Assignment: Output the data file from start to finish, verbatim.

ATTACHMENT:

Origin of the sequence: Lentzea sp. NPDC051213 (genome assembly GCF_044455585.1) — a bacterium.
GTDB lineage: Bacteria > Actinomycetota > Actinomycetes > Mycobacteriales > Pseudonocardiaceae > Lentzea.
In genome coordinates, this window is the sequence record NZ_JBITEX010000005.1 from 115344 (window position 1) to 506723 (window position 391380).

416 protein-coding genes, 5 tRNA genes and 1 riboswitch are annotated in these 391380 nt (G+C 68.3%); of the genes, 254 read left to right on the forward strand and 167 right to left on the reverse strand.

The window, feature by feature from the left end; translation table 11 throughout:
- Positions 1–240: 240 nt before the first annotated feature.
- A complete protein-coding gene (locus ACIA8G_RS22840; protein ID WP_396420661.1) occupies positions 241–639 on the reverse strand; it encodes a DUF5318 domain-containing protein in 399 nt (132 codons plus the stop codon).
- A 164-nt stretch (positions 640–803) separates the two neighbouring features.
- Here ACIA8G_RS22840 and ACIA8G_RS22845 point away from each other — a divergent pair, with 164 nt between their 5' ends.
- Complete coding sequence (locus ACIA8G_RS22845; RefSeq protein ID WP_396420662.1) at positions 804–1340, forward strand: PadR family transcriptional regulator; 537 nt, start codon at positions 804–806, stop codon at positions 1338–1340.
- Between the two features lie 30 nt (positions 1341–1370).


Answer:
Origin of the sequence: Lentzea sp. NPDC051213 (genome assembly GCF_044455585.1) — a bacterium.
GTDB lineage: Bacteria > Actinomycetota > Actinomycetes > Mycobacteriales > Pseudonocardiaceae > Lentzea.
In genome coordinates, this window is the sequence record NZ_JBITEX010000005.1 from 115344 (window position 1) to 506723 (window position 391380).

416 protein-coding genes, 5 tRNA genes and 1 riboswitch are annotated in these 391380 nt (G+C 68.3%); of the genes, 254 read left to right on the forward strand and 167 right to left on the reverse strand.

The window, feature by feature from the left end; translation table 11 throughout:
- Positions 1–240: 240 nt before the first annotated feature.
- A complete protein-coding gene (locus ACIA8G_RS22840; protein ID WP_396420661.1) occupies positions 241–639 on the reverse strand; it encodes a DUF5318 domain-containing protein in 399 nt (132 codons plus the stop codon).
- A 164-nt stretch (positions 640–803) separates the two neighbouring features.
- Here ACIA8G_RS22840 and ACIA8G_RS22845 point away from each other — a divergent pair, with 164 nt between their 5' ends.
- Complete coding sequence (locus ACIA8G_RS22845; RefSeq protein ID WP_396420662.1) at positions 804–1340, forward strand: PadR family transcriptional regulator; 537 nt, start codon at positions 804–806, stop codon at positions 1338–1340.
- Between the two features lie 30 nt (positions 1341–1370).